USA Today's Editorial Board Says Trump Is 'Unfit To Clean Toilets'

by Meredith Bland
Originally Published: 
Image via Saul Loeb/Getty Images

USA Today’s editorial board came for Trump

USA Today, a news source not typically known for it’s biting political commentary, just published a brutal editorial about the president. It’s like an episode of Snapped, but instead of the quiet wife who one day is working at the school bake sale and the next day has mounted her husband’s head on a stake, they are the full-color newspaper who one day is giving you a forecast of the pollen count before you leave your hotel room and the next day is telling the President of The United States that he’s not fit for office.

Last night, following the surprise election of Doug Jones to the U.S. Senate, CNN chief political analyst Gloria Borger stopped everything to read from USA Today’s editorial on Donald Trump. “A president who’d all but call a senator a whore,” she read, slowly and with great enunciation, “is unfit to clean toilets in Obama’s presidential library or to shine George W. Bush’s shoes.” Former Michigan governor Jennifer Granholm’s face spoke for all of us:

USA Today snapped, y’all.

In the article, which is titled, “Will Trump’s lows ever hit rock bottom?”, USA Today‘s editorial board reacts to Trump’s tweet yesterday about Senator Kirsten Gillibrand. (You know, the one where he implied that she offered him sexual favors in exchange for campaign contributions? Yeah, that one.)

The editorial’s core message? The president is unfit for office.

“With his latest tweet,” the editorial starts, “clearly implying that a United States senator would trade sexual favors for campaign cash, President Trump has shown he is not fit for office. Rock bottom is no impediment for a president who can always find room for a new low.”

The editorial board dismisses White House spokeswoman Sarah Huckabee Sanders’ excuse that only people with their “mind in the gutter” would read his tweet that way because “he has used similar terminology many times when talking about politicians of both parties, both men and women.” USA Today points out why that explanation doesn’t hold water: “Of course, words used about men and women are different. When candidate Trump said a journalist was bleeding from her ‘wherever,’ he didn’t mean her nose…as is the case with all of Trump’s digital provocations, the president’s words were deliberate.”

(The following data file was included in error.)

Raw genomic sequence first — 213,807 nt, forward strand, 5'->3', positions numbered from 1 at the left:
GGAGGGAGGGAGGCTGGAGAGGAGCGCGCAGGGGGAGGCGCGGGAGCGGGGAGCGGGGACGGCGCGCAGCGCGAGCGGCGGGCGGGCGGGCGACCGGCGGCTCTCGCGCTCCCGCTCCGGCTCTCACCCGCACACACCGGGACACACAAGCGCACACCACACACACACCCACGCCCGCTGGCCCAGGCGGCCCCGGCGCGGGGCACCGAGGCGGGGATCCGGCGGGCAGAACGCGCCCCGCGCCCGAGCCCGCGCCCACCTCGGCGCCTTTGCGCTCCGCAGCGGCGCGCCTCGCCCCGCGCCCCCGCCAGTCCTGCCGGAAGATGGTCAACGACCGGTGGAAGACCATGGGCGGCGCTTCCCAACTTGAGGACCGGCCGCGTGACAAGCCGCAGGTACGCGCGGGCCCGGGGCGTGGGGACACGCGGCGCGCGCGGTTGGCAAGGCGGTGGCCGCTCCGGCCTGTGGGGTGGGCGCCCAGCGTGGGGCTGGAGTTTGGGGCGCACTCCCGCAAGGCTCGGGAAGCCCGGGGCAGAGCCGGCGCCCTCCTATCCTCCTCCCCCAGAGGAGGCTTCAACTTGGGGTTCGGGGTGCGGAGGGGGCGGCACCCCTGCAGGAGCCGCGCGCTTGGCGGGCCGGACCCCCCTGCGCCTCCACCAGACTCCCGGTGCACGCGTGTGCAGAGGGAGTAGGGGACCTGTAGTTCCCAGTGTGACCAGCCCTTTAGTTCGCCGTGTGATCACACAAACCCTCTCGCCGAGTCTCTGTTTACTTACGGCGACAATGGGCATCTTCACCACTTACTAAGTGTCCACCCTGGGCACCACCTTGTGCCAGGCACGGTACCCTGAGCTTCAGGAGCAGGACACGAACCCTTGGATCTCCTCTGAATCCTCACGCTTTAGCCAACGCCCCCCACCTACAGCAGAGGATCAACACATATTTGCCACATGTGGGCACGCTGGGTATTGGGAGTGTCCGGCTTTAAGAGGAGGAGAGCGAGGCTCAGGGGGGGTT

And they were just getting started. They go on to question the president’s “basic decency,” call him “uniquely awful” and “sickening,” and bemoan his “utter lack of morality, ethics and simple humanity.”

Even Uncle Joe Biden was shocked, saying this morning on The View: “I’ve never ever in my career read an editorial like that.”

But despite how fitting many of these criticisms are, we need to be careful when choosing who we use as examples of people who have no worth. Clint Smith, a Ph.D. candidate at Harvard, put this perfectly in his tweet about the article:

To equate someone’s worth to their job, and to point to two jobs that are obviously low-paying, was an enormous mistake on USA Today‘s part. It’s an example of a kind of blindness to issues of class and race that shouldn’t be ignored, and it’s unfortunate, to say the least, that it was included in what’s an otherwise powerful article. It appears that in going for shock value, they forgot about the people attached to those jobs and what this kind of comparison would mean to them, their family, and their friends.

Apart from that disturbing flaw, the rest of the article is the kind of public censure this president needs and deserves. And for a news source that’s generally considered to be in the center politically, it was brave. The more voices we add to the chorus of criticisms of this president, the more hope we can have that America hasn’t totally lost its way.

Welcome to the resistance, USA Today. (But maybe issue an apology to the toilet-cleaners and shoe-shiners of the world.)

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